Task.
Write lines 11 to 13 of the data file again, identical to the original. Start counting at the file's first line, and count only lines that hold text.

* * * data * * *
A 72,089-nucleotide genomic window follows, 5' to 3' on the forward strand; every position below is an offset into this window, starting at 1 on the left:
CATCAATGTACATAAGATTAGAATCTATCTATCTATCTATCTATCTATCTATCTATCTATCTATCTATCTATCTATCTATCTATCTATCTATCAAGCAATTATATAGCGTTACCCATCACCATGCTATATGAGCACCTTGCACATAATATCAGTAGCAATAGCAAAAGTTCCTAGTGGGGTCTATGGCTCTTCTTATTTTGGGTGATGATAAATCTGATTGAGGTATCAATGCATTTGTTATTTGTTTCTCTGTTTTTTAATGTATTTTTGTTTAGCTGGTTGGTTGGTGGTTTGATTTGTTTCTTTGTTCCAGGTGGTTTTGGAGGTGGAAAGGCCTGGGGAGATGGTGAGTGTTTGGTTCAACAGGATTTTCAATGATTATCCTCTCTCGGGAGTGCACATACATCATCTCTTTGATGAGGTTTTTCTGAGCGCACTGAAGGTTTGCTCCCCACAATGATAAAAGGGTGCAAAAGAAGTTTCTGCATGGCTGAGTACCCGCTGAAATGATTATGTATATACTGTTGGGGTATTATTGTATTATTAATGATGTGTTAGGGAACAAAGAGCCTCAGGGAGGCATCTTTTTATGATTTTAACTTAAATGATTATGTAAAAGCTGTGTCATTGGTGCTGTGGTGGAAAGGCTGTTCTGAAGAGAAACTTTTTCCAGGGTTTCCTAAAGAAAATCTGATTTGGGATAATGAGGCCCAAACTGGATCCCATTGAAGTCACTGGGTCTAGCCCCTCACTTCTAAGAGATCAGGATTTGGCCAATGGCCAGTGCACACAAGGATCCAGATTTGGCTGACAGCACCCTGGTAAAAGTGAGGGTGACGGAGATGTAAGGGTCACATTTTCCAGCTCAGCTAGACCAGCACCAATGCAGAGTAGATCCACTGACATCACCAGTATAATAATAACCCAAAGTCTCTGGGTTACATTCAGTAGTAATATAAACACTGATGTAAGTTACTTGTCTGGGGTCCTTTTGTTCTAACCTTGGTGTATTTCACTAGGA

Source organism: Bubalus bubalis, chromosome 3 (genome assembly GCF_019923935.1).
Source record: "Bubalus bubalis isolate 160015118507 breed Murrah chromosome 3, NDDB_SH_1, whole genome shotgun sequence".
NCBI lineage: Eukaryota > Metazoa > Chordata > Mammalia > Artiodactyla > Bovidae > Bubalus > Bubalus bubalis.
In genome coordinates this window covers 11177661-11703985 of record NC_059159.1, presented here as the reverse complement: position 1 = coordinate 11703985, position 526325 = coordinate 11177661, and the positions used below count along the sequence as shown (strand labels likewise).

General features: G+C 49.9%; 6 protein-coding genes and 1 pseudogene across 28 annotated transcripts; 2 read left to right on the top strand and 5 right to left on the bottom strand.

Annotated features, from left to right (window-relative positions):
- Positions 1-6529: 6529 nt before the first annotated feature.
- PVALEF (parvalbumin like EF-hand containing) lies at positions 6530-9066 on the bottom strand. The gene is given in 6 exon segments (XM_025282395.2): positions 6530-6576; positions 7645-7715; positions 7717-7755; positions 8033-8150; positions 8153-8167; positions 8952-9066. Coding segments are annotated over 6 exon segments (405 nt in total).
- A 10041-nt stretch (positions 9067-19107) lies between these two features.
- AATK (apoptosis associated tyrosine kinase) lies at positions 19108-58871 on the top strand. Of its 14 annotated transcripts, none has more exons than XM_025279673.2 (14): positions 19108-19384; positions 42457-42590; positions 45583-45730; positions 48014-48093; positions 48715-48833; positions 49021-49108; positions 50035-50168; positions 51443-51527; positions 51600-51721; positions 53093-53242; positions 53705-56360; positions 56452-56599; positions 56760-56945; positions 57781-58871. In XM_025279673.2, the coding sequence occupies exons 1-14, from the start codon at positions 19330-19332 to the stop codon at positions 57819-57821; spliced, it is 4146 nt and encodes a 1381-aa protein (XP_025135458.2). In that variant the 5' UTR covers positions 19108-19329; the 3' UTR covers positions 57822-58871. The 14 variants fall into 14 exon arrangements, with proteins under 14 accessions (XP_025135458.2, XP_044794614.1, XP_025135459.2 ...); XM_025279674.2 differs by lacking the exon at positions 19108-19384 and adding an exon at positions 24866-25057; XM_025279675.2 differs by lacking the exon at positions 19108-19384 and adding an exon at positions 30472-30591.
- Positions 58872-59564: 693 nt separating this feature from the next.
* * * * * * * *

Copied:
- A 10041-nt stretch (positions 9067-19107) lies between these two features.
- AATK (apoptosis associated tyrosine kinase) lies at positions 19108-58871 on the top strand. Of its 14 annotated transcripts, none has more exons than XM_025279673.2 (14): positions 19108-19384; positions 42457-42590; positions 45583-45730; positions 48014-48093; positions 48715-48833; positions 49021-49108; positions 50035-50168; positions 51443-51527; positions 51600-51721; positions 53093-53242; positions 53705-56360; positions 56452-56599; positions 56760-56945; positions 57781-58871. In XM_025279673.2, the coding sequence occupies exons 1-14, from the start codon at positions 19330-19332 to the stop codon at positions 57819-57821; spliced, it is 4146 nt and encodes a 1381-aa protein (XP_025135458.2). In that variant the 5' UTR covers positions 19108-19329; the 3' UTR covers positions 57822-58871. The 14 variants fall into 14 exon arrangements, with proteins under 14 accessions (XP_025135458.2, XP_044794614.1, XP_025135459.2 ...); XM_025279674.2 differs by lacking the exon at positions 19108-19384 and adding an exon at positions 24866-25057; XM_025279675.2 differs by lacking the exon at positions 19108-19384 and adding an exon at positions 30472-30591.
- Positions 58872-59564: 693 nt separating this feature from the next.